The Ver's low banks also support a range of water-loving plants like forget me not, cotoneaster (garden escape) and of course, the obligatory nettles!

    Pump up the water
    The little brick building, carefully hidden by trees in the middle of the flood plain is the Mud Lane pumping station, which works in tandem with Holywell and Stonecross, up by the Jolly Sailor pub at the top end of the town, pumping water from the chalk.

    Mud Lane pumping station
    Mud Lane pumping station
    Walk Picture Gallery 2
    Walk Picture Gallery 3

    The chalk is about 600 metres thick in this area of Hertfordshire and perfect for holding water because it acts like a sponge. All you need to do is dig a hole and the water seeps into it. Pump it out and there's your water supply.

    The Mud Lane pumping station takes a million litres per day out of the chalk under our feet. The other two take out about 15 million litres per day. It's the most up to date use we make of the river. The water is stored in a huge concrete lined tank at Stonecross, the highest part of town, then it flows down to the rest of the town.

    So St Albans does have its own water supply but the steep northern river slope has made getting it to residents quite difficult in the past.

    In the medieval town, all they had for a long time was a pump by what is now the Town Hall which people had to go to with their buckets. So it was quite a dry town until the 1880s when they started pumping the water out of the river.

    At this point it's worth thinking for a minute. We actually take 50 percent of the average rainfall in the valley for our water supply, so it stands to reason that once in a while that will catch up with us, because there's just not enough water feeding the local rivers.

    If we're using all the water and it's not falling as rain, then the aquafer can't be recharged. The ground water disappears and isn't available for rivers like the Ver. If we then get a series of dry years, and the last two or three have been quite dry, then the River Ver will disappear.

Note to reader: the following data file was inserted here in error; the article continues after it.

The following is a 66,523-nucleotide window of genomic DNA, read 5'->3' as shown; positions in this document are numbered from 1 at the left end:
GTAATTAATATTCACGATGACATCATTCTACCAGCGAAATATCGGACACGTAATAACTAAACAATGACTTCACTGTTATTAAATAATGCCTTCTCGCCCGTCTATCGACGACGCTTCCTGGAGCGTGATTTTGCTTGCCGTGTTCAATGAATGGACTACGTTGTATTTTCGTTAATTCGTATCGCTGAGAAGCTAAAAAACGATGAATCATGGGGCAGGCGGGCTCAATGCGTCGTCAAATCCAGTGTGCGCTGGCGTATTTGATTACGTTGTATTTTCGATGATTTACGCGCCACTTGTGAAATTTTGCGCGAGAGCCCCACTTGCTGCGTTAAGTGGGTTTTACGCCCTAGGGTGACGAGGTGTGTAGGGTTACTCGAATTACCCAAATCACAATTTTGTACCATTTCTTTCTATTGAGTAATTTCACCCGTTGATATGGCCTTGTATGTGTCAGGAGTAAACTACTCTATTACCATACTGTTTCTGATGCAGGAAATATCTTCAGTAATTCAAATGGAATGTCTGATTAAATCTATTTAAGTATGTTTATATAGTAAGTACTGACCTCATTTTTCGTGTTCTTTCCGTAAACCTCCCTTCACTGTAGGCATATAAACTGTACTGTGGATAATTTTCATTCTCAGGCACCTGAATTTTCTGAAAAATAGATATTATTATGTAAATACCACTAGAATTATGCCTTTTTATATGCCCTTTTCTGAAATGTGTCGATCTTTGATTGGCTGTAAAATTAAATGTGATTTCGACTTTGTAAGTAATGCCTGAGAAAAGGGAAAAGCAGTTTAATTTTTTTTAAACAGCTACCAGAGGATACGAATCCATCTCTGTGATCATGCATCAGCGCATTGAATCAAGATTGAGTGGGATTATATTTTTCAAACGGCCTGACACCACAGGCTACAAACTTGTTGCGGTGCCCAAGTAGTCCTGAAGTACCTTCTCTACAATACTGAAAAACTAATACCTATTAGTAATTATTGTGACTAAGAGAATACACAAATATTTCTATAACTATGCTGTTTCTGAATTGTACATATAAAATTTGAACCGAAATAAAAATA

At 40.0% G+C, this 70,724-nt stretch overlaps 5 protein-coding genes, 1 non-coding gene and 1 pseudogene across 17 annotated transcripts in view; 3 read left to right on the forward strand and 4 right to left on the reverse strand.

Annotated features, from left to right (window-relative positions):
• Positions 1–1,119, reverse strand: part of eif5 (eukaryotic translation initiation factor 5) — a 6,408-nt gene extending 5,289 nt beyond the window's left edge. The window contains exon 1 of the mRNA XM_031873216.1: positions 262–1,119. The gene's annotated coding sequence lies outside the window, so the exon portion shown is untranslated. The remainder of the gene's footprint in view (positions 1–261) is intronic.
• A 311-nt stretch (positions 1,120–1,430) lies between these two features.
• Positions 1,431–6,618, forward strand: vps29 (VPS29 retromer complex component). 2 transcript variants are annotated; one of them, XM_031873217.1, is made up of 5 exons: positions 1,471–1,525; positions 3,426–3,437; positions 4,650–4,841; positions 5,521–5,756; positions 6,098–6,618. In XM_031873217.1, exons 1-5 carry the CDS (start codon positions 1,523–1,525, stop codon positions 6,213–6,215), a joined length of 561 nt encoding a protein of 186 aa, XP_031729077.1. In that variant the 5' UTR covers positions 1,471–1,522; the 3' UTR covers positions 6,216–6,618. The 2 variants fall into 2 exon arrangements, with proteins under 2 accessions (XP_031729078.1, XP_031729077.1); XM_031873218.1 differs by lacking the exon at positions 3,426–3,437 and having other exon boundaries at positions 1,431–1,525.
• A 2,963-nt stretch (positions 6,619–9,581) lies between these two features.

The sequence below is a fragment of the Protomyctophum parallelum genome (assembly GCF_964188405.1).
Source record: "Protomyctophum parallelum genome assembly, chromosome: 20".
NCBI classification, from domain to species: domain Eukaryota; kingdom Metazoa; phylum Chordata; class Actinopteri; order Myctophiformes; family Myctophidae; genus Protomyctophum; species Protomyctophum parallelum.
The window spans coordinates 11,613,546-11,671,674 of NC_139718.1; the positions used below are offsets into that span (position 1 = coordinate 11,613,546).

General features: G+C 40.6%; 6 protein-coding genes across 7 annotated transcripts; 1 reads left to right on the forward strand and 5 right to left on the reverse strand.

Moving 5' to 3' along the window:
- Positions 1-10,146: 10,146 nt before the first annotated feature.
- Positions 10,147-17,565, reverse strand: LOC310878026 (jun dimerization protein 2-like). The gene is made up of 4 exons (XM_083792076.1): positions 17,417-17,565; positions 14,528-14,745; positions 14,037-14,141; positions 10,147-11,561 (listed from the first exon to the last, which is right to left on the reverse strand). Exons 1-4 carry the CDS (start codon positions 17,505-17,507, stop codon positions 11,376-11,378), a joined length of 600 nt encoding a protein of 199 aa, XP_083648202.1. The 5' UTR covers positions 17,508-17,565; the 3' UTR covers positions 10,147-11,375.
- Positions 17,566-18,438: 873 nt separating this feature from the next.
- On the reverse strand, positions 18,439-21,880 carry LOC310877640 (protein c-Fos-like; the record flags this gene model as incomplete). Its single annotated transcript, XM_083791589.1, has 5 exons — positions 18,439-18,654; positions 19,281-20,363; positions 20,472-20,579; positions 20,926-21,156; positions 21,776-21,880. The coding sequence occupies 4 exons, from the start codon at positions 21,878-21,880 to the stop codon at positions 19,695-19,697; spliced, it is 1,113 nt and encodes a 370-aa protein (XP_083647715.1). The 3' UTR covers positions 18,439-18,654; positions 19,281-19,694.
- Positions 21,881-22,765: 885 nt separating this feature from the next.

In fact, the Environment Agency says that in the south east of England, the population has less water available per head than in countries like Egypt and Sudan.

    As you walk back towards Westminster Lodge, remember that hundreds and thousands of years ago you would be sloshing through water! But where you are walking is also at a higher level than it was during those times.

    Modern use
    The carnival arrives on the flood plain showing our modern use of the landscape
    Walk Picture Gallery 2
    Walk Picture Gallery 3

    This area was used as a place to dump the excess soil when the park was re-developed in the 1930s and so is artificially raised. You are also walking on the silt from the dredgings of the lake in the 50s and the 70s. There's also some of the spoil from the construction of the surface of the running track ahead of you.

    But even though a constant round of human intervention has raised the ground level, during wet winters (and even summers!) there is some flooding. The grass becomes very marshy and boggy and walkers can get a picture of what the river used to be like.

    We hope that this stroll through time has shown how the formation of the landscape and its associated features millions of years ago is a process which is forever evolving. And it also illustrates how we have used our natural resources in ever more sophisticated ways as life gets more complicated.

    Over the years the River Ver has proved itself to be a natural resource in many ways. It has always been used to provide a drinking water supply for human beings but other uses have included defence, a source of power and a focus for recreation and leisure.

    The underlying chalk has supported and fed this river for millions of years and this rock has also provided us with flint for tools, defence building materials and the construction of the roads that have made St Albans an important centre of communication for centuries.

    Who knows what will happen next?

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    Audio Listen to the whole WALK THROUGH TIME BROADCAST from BBC Three Counties Radio

    Audio Listen to Alan Titchmarsh on BBC Three Counties Radio

    Audio Listen to Dr John Catt talk about Hertfordshire Puddingstone

    Audio Listen to Dr John Catt talk about chalk rock

    Audio Listen to Andy Webb from the Ver Valley Society

    Audio Listen to Brian Adams talk about the Roman Wall and Verulamium

    Audio Listen to Brian Adams talk about mills in St Albans

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    Graphic British Isles: A Natural History - local events